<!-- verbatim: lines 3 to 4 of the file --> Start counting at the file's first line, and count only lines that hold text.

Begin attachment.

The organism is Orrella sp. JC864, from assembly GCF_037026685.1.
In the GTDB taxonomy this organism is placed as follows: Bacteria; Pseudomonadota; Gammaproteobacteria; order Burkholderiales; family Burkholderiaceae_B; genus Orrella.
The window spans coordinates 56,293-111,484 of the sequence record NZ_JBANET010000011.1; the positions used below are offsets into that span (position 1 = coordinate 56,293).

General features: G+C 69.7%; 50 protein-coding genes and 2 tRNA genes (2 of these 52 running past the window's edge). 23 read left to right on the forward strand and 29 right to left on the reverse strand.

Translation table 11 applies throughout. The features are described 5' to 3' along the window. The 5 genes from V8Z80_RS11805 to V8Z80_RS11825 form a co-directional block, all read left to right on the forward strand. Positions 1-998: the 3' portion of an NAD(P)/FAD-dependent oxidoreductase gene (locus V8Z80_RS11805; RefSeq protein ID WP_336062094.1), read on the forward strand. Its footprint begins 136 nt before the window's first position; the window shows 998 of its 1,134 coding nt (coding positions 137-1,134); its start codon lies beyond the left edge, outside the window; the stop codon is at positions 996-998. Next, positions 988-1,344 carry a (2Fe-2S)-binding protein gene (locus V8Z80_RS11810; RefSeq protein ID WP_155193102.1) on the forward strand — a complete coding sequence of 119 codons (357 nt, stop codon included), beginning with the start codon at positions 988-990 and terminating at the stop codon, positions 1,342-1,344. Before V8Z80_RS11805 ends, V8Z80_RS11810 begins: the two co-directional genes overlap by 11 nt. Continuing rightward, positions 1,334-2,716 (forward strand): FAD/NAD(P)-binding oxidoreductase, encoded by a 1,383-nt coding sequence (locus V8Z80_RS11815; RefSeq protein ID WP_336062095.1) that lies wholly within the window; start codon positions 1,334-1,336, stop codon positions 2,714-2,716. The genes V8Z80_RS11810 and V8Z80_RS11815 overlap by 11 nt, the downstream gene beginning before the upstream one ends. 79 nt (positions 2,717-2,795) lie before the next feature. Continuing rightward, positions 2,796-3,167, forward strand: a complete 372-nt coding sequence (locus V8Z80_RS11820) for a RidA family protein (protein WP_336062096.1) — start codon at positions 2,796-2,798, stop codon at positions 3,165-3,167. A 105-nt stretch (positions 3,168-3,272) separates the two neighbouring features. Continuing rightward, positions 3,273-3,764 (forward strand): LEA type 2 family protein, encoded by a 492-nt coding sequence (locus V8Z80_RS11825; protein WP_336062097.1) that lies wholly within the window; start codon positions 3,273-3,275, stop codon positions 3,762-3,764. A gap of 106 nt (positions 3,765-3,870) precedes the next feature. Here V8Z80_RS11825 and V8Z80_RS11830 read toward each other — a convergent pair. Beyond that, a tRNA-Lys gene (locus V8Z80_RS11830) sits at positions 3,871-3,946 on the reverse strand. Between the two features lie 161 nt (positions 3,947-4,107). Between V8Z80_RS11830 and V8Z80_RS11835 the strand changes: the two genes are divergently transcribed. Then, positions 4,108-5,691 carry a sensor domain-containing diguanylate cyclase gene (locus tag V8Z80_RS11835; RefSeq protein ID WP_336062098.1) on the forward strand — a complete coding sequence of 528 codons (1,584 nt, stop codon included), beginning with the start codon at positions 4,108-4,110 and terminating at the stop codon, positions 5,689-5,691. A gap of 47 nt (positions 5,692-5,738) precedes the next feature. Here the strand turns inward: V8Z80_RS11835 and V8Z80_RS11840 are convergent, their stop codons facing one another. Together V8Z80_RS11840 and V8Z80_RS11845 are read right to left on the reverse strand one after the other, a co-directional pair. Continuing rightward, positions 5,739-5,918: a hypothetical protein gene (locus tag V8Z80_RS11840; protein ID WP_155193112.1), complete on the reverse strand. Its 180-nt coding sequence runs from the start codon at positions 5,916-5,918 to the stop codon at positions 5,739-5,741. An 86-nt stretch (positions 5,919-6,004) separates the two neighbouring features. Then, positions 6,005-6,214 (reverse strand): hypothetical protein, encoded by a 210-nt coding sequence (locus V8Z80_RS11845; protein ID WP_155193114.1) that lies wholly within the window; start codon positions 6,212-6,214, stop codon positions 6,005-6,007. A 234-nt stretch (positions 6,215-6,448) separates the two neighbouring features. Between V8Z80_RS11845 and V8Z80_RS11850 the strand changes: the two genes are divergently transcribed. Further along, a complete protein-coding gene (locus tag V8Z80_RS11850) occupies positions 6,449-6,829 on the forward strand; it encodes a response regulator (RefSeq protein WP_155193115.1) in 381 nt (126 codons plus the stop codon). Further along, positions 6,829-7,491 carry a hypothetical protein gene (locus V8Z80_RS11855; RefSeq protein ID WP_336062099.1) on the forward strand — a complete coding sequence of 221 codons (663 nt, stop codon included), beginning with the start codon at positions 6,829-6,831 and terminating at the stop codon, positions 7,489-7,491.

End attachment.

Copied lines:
The window spans coordinates 56,293-111,484 of the sequence record NZ_JBANET010000011.1; the positions used below are offsets into that span (position 1 = coordinate 56,293).

General features: G+C 69.7%; 50 protein-coding genes and 2 tRNA genes (2 of these 52 running past the window's edge). 23 read left to right on the forward strand and 29 right to left on the reverse strand.